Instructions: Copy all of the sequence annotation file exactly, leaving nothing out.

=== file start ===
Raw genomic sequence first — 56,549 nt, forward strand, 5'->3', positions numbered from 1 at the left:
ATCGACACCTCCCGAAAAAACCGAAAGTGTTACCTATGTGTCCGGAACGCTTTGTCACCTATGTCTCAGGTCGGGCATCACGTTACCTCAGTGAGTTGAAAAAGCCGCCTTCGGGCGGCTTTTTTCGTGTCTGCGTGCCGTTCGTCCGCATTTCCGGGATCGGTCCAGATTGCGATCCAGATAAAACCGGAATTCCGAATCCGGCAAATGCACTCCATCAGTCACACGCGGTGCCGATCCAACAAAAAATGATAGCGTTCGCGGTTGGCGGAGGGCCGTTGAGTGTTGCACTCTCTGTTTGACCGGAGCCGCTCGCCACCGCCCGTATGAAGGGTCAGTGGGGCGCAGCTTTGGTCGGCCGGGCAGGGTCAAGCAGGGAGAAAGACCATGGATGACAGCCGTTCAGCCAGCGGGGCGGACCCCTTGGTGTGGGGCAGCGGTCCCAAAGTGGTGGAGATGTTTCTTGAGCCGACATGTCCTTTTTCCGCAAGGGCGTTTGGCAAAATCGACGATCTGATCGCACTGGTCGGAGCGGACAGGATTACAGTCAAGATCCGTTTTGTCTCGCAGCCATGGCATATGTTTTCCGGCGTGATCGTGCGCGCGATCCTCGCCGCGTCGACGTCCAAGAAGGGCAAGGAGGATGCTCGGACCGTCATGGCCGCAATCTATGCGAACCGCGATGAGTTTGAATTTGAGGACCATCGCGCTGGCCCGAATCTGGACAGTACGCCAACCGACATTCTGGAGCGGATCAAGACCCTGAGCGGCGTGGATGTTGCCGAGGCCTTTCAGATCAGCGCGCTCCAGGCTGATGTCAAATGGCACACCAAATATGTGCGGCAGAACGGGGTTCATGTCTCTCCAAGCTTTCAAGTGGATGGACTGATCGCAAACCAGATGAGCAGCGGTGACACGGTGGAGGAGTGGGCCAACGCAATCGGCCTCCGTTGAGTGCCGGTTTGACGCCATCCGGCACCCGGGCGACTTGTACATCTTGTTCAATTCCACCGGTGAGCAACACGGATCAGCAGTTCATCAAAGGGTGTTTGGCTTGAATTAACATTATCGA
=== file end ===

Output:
Raw genomic sequence first — 56,549 nt, forward strand, 5'->3', positions numbered from 1 at the left:
ATCGACACCTCCCGAAAAAACCGAAAGTGTTACCTATGTGTCCGGAACGCTTTGTCACCTATGTCTCAGGTCGGGCATCACGTTACCTCAGTGAGTTGAAAAAGCCGCCTTCGGGCGGCTTTTTTCGTGTCTGCGTGCCGTTCGTCCGCATTTCCGGGATCGGTCCAGATTGCGATCCAGATAAAACCGGAATTCCGAATCCGGCAAATGCACTCCATCAGTCACACGCGGTGCCGATCCAACAAAAAATGATAGCGTTCGCGGTTGGCGGAGGGCCGTTGAGTGTTGCACTCTCTGTTTGACCGGAGCCGCTCGCCACCGCCCGTATGAAGGGTCAGTGGGGCGCAGCTTTGGTCGGCCGGGCAGGGTCAAGCAGGGAGAAAGACCATGGATGACAGCCGTTCAGCCAGCGGGGCGGACCCCTTGGTGTGGGGCAGCGGTCCCAAAGTGGTGGAGATGTTTCTTGAGCCGACATGTCCTTTTTCCGCAAGGGCGTTTGGCAAAATCGACGATCTGATCGCACTGGTCGGAGCGGACAGGATTACAGTCAAGATCCGTTTTGTCTCGCAGCCATGGCATATGTTTTCCGGCGTGATCGTGCGCGCGATCCTCGCCGCGTCGACGTCCAAGAAGGGCAAGGAGGATGCTCGGACCGTCATGGCCGCAATCTATGCGAACCGCGATGAGTTTGAATTTGAGGACCATCGCGCTGGCCCGAATCTGGACAGTACGCCAACCGACATTCTGGAGCGGATCAAGACCCTGAGCGGCGTGGATGTTGCCGAGGCCTTTCAGATCAGCGCGCTCCAGGCTGATGTCAAATGGCACACCAAATATGTGCGGCAGAACGGGGTTCATGTCTCTCCAAGCTTTCAAGTGGATGGACTGATCGCAAACCAGATGAGCAGCGGTGACACGGTGGAGGAGTGGGCCAACGCAATCGGCCTCCGTTGAGTGCCGGTTTGACGCCATCCGGCACCCGGGCGACTTGTACATCTTGTTCAATTCCACCGGTGAGCAACACGGATCAGCAGTTCATCAAAGGGTGTTTGGCTTGAATTAACATTATCGA